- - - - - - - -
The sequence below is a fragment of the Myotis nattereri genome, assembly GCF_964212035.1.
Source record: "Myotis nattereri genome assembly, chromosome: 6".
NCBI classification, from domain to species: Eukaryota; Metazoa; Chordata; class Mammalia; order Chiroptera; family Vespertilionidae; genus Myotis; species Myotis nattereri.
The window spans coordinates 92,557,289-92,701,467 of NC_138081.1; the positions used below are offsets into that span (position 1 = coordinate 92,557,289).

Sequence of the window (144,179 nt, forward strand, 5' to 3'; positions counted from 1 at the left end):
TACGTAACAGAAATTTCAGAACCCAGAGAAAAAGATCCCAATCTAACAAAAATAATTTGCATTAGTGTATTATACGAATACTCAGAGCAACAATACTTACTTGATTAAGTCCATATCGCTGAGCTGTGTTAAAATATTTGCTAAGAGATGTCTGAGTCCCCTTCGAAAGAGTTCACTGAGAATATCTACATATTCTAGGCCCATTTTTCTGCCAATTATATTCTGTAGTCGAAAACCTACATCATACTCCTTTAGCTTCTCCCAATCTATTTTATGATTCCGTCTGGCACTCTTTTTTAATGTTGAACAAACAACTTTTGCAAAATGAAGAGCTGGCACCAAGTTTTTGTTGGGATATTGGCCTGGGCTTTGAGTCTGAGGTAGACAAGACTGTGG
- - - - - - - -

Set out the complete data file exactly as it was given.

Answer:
The sequence below is a fragment of the Myotis nattereri genome, assembly GCF_964212035.1.
Source record: "Myotis nattereri genome assembly, chromosome: 6".
NCBI classification, from domain to species: Eukaryota; Metazoa; Chordata; class Mammalia; order Chiroptera; family Vespertilionidae; genus Myotis; species Myotis nattereri.
The window spans coordinates 92,557,289-92,701,467 of NC_138081.1; the positions used below are offsets into that span (position 1 = coordinate 92,557,289).

Sequence of the window (144,179 nt, forward strand, 5' to 3'; positions counted from 1 at the left end):
TACGTAACAGAAATTTCAGAACCCAGAGAAAAAGATCCCAATCTAACAAAAATAATTTGCATTAGTGTATTATACGAATACTCAGAGCAACAATACTTACTTGATTAAGTCCATATCGCTGAGCTGTGTTAAAATATTTGCTAAGAGATGTCTGAGTCCCCTTCGAAAGAGTTCACTGAGAATATCTACATATTCTAGGCCCATTTTTCTGCCAATTATATTCTGTAGTCGAAAACCTACATCATACTCCTTTAGCTTCTCCCAATCTATTTTATGATTCCGTCTGGCACTCTTTTTTAATGTTGAACAAACAACTTTTGCAAAATGAAGAGCTGGCACCAAGTTTTTGTTGGGATATTGGCCTGGGCTTTGAGTCTGAGGTAGACAAGACTGTGG